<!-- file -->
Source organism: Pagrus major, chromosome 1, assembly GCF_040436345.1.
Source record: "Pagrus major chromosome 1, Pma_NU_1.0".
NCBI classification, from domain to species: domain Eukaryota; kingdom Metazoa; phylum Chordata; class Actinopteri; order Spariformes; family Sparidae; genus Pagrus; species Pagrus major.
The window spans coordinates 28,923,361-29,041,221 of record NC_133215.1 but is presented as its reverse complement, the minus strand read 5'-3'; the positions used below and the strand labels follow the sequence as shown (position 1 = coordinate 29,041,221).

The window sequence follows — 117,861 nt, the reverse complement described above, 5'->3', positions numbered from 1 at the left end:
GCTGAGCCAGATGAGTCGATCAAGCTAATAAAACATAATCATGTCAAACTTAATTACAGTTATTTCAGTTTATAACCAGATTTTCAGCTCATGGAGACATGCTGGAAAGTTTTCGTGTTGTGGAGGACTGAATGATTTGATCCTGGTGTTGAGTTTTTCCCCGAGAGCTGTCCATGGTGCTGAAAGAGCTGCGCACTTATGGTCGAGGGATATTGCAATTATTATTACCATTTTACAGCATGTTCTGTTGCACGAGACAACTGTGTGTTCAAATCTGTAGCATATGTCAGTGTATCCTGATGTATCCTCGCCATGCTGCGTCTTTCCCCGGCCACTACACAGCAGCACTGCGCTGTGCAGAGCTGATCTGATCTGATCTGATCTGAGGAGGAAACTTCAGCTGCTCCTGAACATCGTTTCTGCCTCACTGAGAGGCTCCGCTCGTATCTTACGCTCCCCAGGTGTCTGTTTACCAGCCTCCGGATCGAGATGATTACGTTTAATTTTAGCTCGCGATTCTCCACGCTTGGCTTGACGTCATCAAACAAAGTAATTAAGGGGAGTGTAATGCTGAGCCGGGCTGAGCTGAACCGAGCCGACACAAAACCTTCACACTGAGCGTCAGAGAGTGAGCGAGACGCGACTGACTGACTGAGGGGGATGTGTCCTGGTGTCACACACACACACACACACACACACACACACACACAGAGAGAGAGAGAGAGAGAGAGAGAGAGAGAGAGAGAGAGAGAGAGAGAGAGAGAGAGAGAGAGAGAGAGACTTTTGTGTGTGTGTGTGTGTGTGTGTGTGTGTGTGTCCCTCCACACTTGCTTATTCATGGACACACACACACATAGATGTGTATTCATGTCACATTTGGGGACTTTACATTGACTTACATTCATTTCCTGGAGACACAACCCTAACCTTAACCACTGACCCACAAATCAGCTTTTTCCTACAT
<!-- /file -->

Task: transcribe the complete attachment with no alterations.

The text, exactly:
Source organism: Pagrus major, chromosome 1, assembly GCF_040436345.1.
Source record: "Pagrus major chromosome 1, Pma_NU_1.0".
NCBI classification, from domain to species: domain Eukaryota; kingdom Metazoa; phylum Chordata; class Actinopteri; order Spariformes; family Sparidae; genus Pagrus; species Pagrus major.
The window spans coordinates 28,923,361-29,041,221 of record NC_133215.1 but is presented as its reverse complement, the minus strand read 5'-3'; the positions used below and the strand labels follow the sequence as shown (position 1 = coordinate 29,041,221).

The window sequence follows — 117,861 nt, the reverse complement described above, 5'->3', positions numbered from 1 at the left end:
GCTGAGCCAGATGAGTCGATCAAGCTAATAAAACATAATCATGTCAAACTTAATTACAGTTATTTCAGTTTATAACCAGATTTTCAGCTCATGGAGACATGCTGGAAAGTTTTCGTGTTGTGGAGGACTGAATGATTTGATCCTGGTGTTGAGTTTTTCCCCGAGAGCTGTCCATGGTGCTGAAAGAGCTGCGCACTTATGGTCGAGGGATATTGCAATTATTATTACCATTTTACAGCATGTTCTGTTGCACGAGACAACTGTGTGTTCAAATCTGTAGCATATGTCAGTGTATCCTGATGTATCCTCGCCATGCTGCGTCTTTCCCCGGCCACTACACAGCAGCACTGCGCTGTGCAGAGCTGATCTGATCTGATCTGATCTGAGGAGGAAACTTCAGCTGCTCCTGAACATCGTTTCTGCCTCACTGAGAGGCTCCGCTCGTATCTTACGCTCCCCAGGTGTCTGTTTACCAGCCTCCGGATCGAGATGATTACGTTTAATTTTAGCTCGCGATTCTCCACGCTTGGCTTGACGTCATCAAACAAAGTAATTAAGGGGAGTGTAATGCTGAGCCGGGCTGAGCTGAACCGAGCCGACACAAAACCTTCACACTGAGCGTCAGAGAGTGAGCGAGACGCGACTGACTGACTGAGGGGGATGTGTCCTGGTGTCACACACACACACACACACACACACACACACACACAGAGAGAGAGAGAGAGAGAGAGAGAGAGAGAGAGAGAGAGAGAGAGAGAGAGAGAGAGAGAGAGAGAGAGACTTTTGTGTGTGTGTGTGTGTGTGTGTGTGTGTGTGTCCCTCCACACTTGCTTATTCATGGACACACACACACATAGATGTGTATTCATGTCACATTTGGGGACTTTACATTGACTTACATTCATTTCCTGGAGACACAACCCTAACCTTAACCACTGACCCACAAATCAGCTTTTTCCTACAT